Haunted Walk

Last evening, my daughter and I went on a haunted Winnipeg walk. It was a pleasant night for strolling around in the past.  We got to hear stories about various buildings around The Exchange District that had experienced ghosts. It was all good fun until we stood in front of the  Marlborough Hotel on Smith Street. A stranger joined the group and interrupted our speaker with unwelcome comments—but we managed to ignore him. Some people in our group, however, chose to focus on the intruder, rather than on our facilitator. An altercation occurred. It was frightening to watch the word fight quickly escalate into a fist fight and then a one-sided pummeling. Two men kicking a man when he’s down on the ground, is horrible to see. It’s hard not to believe that this was racially motivated. The uninvited stranger was First Nations and inebriated. He did not deserve the beating he got. 

It’s too close to what I’m reading just now about the rise of Nazism in 1930s Germany, where the Brown Shirt thugs would attack Jews, homosexuals, or others they deemed unworthy. 

Violence added a frightening dimension to an otherwise creepily fun visit to the haunted places of Winnipeg’s Exchange District. The injustices of the past continue to live on in the pain, addiction and poverty of the present. Yesterday’s ghost walk was an in-the-gut reminder of haunted lives. Bone-chilling violence does not belong on our streets...past or present.

Amber Time

Some years ago I inherited a Bernstein...called amber....in English. My father bought the stone in the former Königsberg (now Kaliningrad) back in the 1930s.  After a storm the Baltic coast near there is littered with amber—hence the nickname Amber Coast.

Nowadays most of that Amber Coast belongs to Russia. (Lithuania and Poland border on its edges.) About six hundred tons of amber are mined annually in open pit mining near the town of Yantarny (about forty kilometers from Kaliningrad).  Yantarny, in German times, was called Palmnicken.   It was the scene of some truly horrific evemts. In January, 1945, when the Germans realized they were losing the war, three thousand Jewish prisoners were marched over from Königsberg and made to enter the freezing water.  The Nazis then shot at them—with only about a dozen surviving.

That this Baltic Coast area, so ambient with its sand dunes, waves, beachside spas and amber jewels can also be the setting of such cruelty is a poignant reminder that beauty can be deceptive.

Amber, by the way, is a fossil made of tree resin and is millions of years old. Some amber contains insects that remain in perfect formation. (Remember Jurassic ParK?)  My own piece of amber doesn’t contain any insect, but it’s still a time capsule to me. It was a gift my dad gave to his first love. That love got messed up by the chaos of the Third Reich...but it’s sparking a new love in my imagination. I must be patient, and let the amber tell its story.  

Exploring East Prussia

           "History isn't about dates and places and wars. It's about the people who fill the spaces between them." (Jodi Picoult).

My first book, The Kulak's Daughter (first published, 2009 and to be re-released, Spring 2015)  is set in the Soviet Union. Its sequel, East Prussian Princess (Spring, 2015) is centered in East Prussia. Both books are for young people.  I intend to spend the next few months immersed in East Prussia where my mom spent her teenage years and will use this blog to share some of my research. I’ve got a stack of books, old movies and photos, along with some octagenarian memories to explore.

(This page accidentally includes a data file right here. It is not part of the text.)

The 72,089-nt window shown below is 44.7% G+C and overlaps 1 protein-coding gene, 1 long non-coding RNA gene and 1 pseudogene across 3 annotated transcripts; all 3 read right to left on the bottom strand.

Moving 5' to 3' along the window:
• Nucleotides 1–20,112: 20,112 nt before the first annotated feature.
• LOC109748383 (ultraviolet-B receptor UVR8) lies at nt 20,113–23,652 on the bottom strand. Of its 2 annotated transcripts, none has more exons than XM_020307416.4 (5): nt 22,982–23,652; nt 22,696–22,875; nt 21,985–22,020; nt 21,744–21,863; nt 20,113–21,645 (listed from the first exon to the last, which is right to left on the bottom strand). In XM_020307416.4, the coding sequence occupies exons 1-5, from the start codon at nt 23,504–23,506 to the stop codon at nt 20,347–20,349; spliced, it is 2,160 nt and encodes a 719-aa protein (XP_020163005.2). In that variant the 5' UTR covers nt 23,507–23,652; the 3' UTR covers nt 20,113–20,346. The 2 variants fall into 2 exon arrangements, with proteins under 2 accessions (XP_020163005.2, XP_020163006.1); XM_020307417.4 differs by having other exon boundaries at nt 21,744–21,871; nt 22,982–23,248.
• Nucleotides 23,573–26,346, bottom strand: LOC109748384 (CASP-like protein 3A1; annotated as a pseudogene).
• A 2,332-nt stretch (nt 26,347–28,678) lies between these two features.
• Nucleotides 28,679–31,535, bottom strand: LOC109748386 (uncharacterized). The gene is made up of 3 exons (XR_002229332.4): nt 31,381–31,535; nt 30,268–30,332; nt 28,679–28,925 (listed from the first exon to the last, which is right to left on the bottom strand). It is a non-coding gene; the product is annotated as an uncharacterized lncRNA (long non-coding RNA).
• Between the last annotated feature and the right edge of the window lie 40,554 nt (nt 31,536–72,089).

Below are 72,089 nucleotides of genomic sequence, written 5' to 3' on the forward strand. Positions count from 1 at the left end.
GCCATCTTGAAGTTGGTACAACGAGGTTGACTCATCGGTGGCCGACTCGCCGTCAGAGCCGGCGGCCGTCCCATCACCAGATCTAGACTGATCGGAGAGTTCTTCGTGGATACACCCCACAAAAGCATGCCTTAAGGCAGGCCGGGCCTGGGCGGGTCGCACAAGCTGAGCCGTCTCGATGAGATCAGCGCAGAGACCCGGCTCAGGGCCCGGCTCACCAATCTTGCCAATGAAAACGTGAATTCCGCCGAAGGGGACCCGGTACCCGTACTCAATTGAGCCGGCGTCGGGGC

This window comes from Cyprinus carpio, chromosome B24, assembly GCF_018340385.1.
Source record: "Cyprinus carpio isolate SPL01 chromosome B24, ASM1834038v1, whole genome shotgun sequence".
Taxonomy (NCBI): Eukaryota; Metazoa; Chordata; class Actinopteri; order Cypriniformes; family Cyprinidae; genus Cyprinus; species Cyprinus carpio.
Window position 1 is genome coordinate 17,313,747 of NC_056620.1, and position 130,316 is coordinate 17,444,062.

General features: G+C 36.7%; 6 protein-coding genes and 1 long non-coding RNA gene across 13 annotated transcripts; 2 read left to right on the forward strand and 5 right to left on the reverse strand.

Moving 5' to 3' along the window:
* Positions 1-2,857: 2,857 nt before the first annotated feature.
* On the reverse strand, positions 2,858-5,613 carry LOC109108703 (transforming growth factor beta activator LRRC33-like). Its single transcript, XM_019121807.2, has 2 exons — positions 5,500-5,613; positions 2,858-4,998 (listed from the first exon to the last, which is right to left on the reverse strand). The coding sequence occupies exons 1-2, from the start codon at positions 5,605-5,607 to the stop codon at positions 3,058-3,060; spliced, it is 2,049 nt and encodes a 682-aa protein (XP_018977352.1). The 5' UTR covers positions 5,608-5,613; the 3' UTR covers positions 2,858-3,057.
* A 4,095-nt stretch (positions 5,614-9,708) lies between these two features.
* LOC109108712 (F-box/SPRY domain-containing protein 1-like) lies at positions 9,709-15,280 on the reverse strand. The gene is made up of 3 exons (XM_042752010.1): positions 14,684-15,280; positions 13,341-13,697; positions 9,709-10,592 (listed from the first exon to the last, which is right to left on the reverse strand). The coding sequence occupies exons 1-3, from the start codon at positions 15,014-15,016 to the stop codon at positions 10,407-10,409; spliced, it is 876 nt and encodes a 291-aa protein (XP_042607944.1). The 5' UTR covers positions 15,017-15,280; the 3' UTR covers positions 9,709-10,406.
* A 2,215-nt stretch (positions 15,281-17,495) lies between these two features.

You can’t find East Prussia (or Ostpreussen) on any current map. Like Volhynia, (now part of Ukraine), East Prussia belongs to the past.  The southern part of this former German province is now Poland and the northern part, including the capitol city of Königsberg, is part of Russia.

 Here are a few tidbits, to pique your curiosity.

- East Prussia ceased to exist in April, 1945 after the Germans surrendered to the Soviets.
- The city of Königsberg was heavily bombed first by the British in the summer of 1944 and then by the Soviets during the winter months of 1945.
- Königsberg (East Prussia’s major cultural centre) was renamed Kaliningrad in 1946 in honour of  Mikhail Kalinin.
- My mom lived in a small farming community just outside the city limits called Kreuzburg (not to be confused with the bohemian suburb of Kreuzberg in Berlin.) Nowadays Kreuzburg is known as Slavskoye.

After the war, the German population was replaced with Russians. Today there are virtually no Germans living in Kaliningrad. The years 1945-1947 were tortuous for the remaining German civilians as the Soviets took their revenge. Family members refused to talk about those years.

Today, Kaliningrad is not a common travel destination. Last time I checked you could get a limited three day visa. There are access-restricted military installations in the area. The city gives Russia important access to the Baltic Sea. However, things are set to change for Kaliningrad.  It's to be the venue for a 2018 World Cup match and a new stadium is currently under construction.

I’d very much like to visit Kaliningrad and the surrounding area. The best I can do for now is find the old Königsberg in photos, books and memories.  If you have something to share about the former Königsberg or East Prussia, I'd be delighted to hear from you!

Recent Posts

1960s, Winnipeg, Immigrant Family

Inspiration behind Waltraut So this is me and my little brother, circa 1965, dressed up for photos or for church … maybe both. Lord knows I ...